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Penguin UK-Reorganizes-Downsizes

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July 9 – 16, 2009 Edition Penguin UK Reorganizes, Downsizes

LONDON (AUTHORLINK NEWS, July 9, 2009)—Penguin UK early this week announced a series of cost-cutting measures that includes the layoff of about 100 employees there. The move will not affect Penguin USA. In America, Penguin  is one of only two Big Six American publishers that have avoided such downsizing.   

Penguin Group CEO John Makinson said the UK changes are “designed to strengthen the appeal and relevance” of its publishing program and to prepare the company for structural changes in the publishing industry. News of the layoffs was first reported in the Bookseller.

Makinson indicated in a letter to employees that the industry’s structural changes may have been an even larger impetus for the changes than tough economic times. He said, however, that the tough market “has certainly influenced our timing.  

“Our industry is changing fast and the new landscape demands something different from us. Digital technology is altering the shape of book publishing, creating tremendous new opportunities but also putting unprecedented pressure on our costs and our traditional ways of working. We have to stay ahead if we are to grow and prosper. There is nothing harder than taking decisions that result in the loss of committed and talented friends and colleagues but I am certain that the changes we are announcing today will reinforce our position as the most creative and competitive company in our industry."

He also wrote, “I don’t expect any of us will leave the building this evening feeling good about the personal cost of this kind of reorganization. But we have to think about what kind of company we might have in five years time if we sat back and changed nothing."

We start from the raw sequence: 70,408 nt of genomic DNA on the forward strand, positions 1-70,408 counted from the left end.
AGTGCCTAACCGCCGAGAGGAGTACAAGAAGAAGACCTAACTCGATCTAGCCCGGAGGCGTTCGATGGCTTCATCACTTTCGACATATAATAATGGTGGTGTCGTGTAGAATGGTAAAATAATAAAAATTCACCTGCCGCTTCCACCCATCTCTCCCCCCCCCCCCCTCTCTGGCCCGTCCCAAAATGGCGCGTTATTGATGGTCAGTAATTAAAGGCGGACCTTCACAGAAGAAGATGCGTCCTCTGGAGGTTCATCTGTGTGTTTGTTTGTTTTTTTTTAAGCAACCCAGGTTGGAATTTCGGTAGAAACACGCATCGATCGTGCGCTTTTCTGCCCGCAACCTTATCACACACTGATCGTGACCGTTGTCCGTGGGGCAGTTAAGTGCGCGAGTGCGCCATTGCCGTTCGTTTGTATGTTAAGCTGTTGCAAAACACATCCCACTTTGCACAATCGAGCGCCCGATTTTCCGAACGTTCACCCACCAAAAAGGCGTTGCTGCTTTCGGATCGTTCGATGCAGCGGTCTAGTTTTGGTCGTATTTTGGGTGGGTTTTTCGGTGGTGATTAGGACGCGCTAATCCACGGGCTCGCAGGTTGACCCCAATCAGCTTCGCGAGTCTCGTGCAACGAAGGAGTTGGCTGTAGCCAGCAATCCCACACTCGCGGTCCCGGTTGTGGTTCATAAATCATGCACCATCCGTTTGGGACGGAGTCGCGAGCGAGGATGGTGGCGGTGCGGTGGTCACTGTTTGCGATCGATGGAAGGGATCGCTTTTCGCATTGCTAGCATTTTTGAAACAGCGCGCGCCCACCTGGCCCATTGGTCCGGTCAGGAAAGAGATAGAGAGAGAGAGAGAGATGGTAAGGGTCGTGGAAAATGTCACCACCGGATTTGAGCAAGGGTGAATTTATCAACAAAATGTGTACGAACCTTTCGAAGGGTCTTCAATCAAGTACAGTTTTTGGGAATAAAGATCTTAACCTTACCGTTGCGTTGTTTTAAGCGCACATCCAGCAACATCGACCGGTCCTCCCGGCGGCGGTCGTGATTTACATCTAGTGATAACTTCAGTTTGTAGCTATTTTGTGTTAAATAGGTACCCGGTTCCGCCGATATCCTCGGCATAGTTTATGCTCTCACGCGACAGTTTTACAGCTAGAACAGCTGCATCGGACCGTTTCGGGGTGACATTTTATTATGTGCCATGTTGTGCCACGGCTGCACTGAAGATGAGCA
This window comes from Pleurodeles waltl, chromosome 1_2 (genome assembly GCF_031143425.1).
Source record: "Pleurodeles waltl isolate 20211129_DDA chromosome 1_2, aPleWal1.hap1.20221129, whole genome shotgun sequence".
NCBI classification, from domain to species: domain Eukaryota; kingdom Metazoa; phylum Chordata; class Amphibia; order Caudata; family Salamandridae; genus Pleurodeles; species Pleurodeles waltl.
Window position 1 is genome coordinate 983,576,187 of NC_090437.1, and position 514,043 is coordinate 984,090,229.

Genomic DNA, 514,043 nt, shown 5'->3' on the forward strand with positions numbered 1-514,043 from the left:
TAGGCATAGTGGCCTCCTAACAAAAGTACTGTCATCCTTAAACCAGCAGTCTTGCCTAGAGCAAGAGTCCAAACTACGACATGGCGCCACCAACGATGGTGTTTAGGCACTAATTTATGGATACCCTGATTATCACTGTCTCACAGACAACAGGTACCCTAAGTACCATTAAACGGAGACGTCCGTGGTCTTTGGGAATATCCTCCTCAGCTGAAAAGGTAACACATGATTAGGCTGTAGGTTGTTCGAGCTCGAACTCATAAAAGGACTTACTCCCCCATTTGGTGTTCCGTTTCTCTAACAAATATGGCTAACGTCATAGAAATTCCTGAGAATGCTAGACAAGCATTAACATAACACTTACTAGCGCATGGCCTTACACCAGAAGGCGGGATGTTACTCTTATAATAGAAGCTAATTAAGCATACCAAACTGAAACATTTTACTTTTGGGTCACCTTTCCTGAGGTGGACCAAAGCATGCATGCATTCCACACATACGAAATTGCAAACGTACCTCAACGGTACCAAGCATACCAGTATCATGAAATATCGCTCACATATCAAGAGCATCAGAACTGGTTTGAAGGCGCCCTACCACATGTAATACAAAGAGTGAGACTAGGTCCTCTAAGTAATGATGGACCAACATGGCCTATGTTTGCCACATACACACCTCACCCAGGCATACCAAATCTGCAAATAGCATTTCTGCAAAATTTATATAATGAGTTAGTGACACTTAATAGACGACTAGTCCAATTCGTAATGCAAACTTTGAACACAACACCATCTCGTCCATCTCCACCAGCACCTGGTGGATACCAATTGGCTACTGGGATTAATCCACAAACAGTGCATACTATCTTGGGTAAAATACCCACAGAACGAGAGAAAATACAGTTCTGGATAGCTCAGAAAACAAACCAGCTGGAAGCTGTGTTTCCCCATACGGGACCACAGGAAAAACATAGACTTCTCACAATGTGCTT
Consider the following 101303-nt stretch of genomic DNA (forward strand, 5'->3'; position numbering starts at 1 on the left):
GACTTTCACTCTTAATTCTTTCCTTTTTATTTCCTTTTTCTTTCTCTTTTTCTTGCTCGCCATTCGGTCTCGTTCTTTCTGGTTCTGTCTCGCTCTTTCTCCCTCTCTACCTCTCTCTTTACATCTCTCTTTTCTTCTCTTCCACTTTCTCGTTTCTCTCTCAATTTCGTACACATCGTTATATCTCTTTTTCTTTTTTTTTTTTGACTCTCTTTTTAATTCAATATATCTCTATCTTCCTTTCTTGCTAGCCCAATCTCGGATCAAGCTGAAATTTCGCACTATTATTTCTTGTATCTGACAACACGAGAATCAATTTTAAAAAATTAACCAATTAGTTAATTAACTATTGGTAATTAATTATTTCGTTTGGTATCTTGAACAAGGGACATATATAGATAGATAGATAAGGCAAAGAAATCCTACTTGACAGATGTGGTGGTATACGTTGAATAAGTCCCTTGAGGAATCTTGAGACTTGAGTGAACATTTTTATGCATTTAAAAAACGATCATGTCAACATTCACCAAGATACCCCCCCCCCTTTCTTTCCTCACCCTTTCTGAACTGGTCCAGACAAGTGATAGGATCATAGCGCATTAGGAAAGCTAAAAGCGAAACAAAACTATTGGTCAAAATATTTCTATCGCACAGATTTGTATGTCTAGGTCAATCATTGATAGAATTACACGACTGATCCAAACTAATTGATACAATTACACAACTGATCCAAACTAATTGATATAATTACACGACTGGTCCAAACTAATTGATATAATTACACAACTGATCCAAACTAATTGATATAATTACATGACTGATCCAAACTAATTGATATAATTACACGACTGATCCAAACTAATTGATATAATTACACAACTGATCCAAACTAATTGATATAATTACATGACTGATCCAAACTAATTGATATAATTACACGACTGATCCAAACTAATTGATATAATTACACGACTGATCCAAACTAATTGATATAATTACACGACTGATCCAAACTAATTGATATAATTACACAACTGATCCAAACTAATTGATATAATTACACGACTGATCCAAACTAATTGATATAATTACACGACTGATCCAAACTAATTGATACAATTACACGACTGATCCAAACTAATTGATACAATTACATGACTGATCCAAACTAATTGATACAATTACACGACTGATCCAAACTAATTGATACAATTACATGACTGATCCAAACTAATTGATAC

Both DK and Rough Guides are being reorganized in response to long-term pressure in reference publishing. DK’s chief executive Gary June has left the unit, but stays with Pearson, becoming chief marketing and business development officer in North America. Penguin UK head Peter Field will manage that business now, and DK’s title output will be reduced to under 200 titles annually (by about 20%).

Penguin UK’s adult publishing lines have been reorganized into three divisions: Michael Joseph, run by Louise Moore; Penguin General (comprising Viking, Hamish Hamilton, Fig Tree and Penguin Ireland) run by Joanna Prior; and Penguin Press, Allen Lane the new imprint Particular Books run by Stefan McGrath. Puffin, Frederick Warne, Ladybird and BBC Children’s are being combined into a new children’s division, with Stephanie Barton as managing director and Francesca Dow taking a larger role in children’s publishing.

 Makinson said there would not be any cuts in the US or Canada.

Tom Weldon will become deputy chief executive, and in late 2010 will take over as chief executive of Penguin UK. Helen Fraser, managing director of Penguin UK,  is retiring.